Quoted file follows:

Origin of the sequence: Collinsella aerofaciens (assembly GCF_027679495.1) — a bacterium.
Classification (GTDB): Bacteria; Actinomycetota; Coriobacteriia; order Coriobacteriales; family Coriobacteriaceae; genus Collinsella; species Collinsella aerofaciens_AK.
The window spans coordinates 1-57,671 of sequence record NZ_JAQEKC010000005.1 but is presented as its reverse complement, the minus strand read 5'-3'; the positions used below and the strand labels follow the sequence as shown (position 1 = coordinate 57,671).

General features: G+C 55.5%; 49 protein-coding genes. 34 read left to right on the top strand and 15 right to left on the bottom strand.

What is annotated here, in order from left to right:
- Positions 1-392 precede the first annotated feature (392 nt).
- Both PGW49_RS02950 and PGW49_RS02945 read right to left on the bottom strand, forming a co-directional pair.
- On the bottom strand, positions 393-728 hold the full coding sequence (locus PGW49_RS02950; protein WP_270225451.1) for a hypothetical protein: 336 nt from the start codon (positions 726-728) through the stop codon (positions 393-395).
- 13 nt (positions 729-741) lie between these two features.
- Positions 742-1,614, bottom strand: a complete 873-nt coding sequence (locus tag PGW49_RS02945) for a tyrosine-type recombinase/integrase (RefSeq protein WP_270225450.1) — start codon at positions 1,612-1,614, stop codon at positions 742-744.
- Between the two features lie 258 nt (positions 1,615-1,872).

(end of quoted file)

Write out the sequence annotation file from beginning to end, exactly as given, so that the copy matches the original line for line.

Origin of the sequence: Collinsella aerofaciens (assembly GCF_027679495.1) — a bacterium.
Classification (GTDB): Bacteria; Actinomycetota; Coriobacteriia; order Coriobacteriales; family Coriobacteriaceae; genus Collinsella; species Collinsella aerofaciens_AK.
The window spans coordinates 1-57,671 of sequence record NZ_JAQEKC010000005.1 but is presented as its reverse complement, the minus strand read 5'-3'; the positions used below and the strand labels follow the sequence as shown (position 1 = coordinate 57,671).

General features: G+C 55.5%; 49 protein-coding genes. 34 read left to right on the top strand and 15 right to left on the bottom strand.

What is annotated here, in order from left to right:
- Positions 1-392 precede the first annotated feature (392 nt).
- Both PGW49_RS02950 and PGW49_RS02945 read right to left on the bottom strand, forming a co-directional pair.
- On the bottom strand, positions 393-728 hold the full coding sequence (locus PGW49_RS02950; protein WP_270225451.1) for a hypothetical protein: 336 nt from the start codon (positions 726-728) through the stop codon (positions 393-395).
- 13 nt (positions 729-741) lie between these two features.
- Positions 742-1,614, bottom strand: a complete 873-nt coding sequence (locus tag PGW49_RS02945) for a tyrosine-type recombinase/integrase (RefSeq protein WP_270225450.1) — start codon at positions 1,612-1,614, stop codon at positions 742-744.
- Between the two features lie 258 nt (positions 1,615-1,872).